Mary Shelley, née Mary Wollstonecraft Godwin

Mary
Shelley, née Mary Wollstonecraft Godwin
1797
1851

English Novelist, Short Story Writer, Dramatist, Essayist, Biographer, and Travel Writer, best known for her Gothic novel Frankenstein

Author Quotes

The idea so possessed my mind that a thrill of fear ran through me, and I wished to exchange the ghastly image of my fancy for the realities around. I see them still; the very room, the dark parquet, the closed shutters, with the moonlight struggling through, and the sense I had that the glassy lake and white high Alps were beyond.

I write a few lines in haste to say that I am safe?and well advanced on my voyage. This letter will reach England by a merchantman now on its homeward voyage from Archangel; more fortunate than I, who may not see my native land, perhaps, for many years. I am, however, in good spirits: my men are bold and apparently firm of purpose, nor do the floating sheets of ice that continually pass us, indicating the dangers of the region towards which we are advancing, appear to dismay them. We have already reached a very high latitude; but it is the height of summer, and although not so warm as in England, the southern gales, which blow us speedily towards those shores which I so ardently desire to attain, breathe a degree of renovating warmth which I had not expected.

It is hardly surprising that women concentrate on the way they look instead of what is in their minds since not much has been put in their minds to begin with.

Life is obstinate and clings closest where it is most hated.

My own mind began to grow, watchful with anxious thoughts.

One wondering thought pollutes the day.

Solitude becomes a sort of tangible enemy, the more dangerous, because it dwells within the citadel itself.

The immense mountains and precipices that overhung me on every side ? the sound of the river raging among the rocks, and the dashing of the waterfalls around, spoke of a power mighty as Omnipotence ? and I ceased to fear, or to bend before any being less almighty than that which had created and ruled the elements, here displayed in their most terrific guise.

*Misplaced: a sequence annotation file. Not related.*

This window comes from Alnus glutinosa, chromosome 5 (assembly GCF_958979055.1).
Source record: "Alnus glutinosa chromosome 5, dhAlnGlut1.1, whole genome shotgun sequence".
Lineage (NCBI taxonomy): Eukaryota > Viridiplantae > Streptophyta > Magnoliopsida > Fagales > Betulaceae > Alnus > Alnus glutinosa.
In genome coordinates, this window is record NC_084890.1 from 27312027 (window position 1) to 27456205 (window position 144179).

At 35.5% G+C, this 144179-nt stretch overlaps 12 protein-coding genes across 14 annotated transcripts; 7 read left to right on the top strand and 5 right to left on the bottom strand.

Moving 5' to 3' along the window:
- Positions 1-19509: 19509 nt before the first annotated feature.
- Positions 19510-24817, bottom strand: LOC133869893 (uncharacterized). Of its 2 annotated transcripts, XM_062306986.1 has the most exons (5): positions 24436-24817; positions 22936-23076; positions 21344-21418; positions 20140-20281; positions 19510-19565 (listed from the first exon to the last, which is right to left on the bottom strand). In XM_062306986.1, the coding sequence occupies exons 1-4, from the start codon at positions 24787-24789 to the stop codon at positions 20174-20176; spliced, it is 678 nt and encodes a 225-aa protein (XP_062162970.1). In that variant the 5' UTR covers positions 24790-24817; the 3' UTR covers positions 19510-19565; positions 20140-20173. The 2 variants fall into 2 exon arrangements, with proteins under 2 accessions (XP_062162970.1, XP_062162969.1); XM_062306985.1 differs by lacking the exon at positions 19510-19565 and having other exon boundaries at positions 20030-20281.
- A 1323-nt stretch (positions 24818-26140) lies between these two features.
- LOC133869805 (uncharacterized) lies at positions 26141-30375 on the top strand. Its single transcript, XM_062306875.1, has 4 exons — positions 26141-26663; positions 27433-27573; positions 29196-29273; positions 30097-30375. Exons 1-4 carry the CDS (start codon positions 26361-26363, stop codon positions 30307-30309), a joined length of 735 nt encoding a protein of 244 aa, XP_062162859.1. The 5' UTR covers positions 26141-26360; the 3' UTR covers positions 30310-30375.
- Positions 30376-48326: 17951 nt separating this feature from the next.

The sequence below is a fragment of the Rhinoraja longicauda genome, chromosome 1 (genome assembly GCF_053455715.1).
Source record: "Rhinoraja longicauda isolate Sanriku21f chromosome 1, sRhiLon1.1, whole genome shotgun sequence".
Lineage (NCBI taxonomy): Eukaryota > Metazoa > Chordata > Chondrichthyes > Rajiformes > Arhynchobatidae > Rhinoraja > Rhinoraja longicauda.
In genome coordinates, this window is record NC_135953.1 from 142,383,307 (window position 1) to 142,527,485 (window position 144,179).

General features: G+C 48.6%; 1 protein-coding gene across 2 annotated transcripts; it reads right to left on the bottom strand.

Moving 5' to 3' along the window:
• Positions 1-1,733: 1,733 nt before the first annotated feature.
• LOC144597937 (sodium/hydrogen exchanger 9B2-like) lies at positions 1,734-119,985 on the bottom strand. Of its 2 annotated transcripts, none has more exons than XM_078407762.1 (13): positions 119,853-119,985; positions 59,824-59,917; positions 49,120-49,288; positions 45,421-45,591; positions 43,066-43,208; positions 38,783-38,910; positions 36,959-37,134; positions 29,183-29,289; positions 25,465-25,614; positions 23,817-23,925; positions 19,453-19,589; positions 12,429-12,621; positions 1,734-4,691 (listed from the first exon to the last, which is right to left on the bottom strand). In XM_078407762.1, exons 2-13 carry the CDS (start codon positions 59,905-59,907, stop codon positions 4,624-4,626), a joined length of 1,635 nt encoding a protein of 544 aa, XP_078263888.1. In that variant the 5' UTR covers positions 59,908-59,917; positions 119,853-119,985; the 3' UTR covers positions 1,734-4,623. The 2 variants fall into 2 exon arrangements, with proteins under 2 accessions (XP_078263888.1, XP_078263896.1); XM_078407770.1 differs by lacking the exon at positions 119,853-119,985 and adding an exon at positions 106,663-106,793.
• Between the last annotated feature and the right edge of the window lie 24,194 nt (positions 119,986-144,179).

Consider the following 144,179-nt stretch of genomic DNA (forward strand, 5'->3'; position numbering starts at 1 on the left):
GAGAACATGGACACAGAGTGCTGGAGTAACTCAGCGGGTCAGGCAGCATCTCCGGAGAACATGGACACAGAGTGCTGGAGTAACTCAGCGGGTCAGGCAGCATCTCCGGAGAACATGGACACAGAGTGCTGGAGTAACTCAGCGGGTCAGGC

If I cannot inspire love, I will cause fear!

It is justice, not charity, that is wanting in the world.

Life, although it may only be an accumulation of anguish, is dear to me, and I will defend it.

My person was hideous and my stature gigantic. What did this mean? Who was I? What was I? Whence did I come? What was my destination? These questions continually recurred, but I was unable to solve them.

Our faults are apt to assume giant and exaggerated forms to our eyes in youth.

Solitude was my only consolation deep, dark, deathlike solitude.

The instructor can scarcely give sensibility where it is essentially wanting, nor talent to the unpercipient block. But he can cultivate and direct the affections of the pupil, who puts forth, as a parasite, tendrils by which to cling, not knowing to what -- to a supporter or a destroyer.

If I see but one smile on your lips when we meet, occasioned by this or any other exertion of mine, I shall need no other happiness.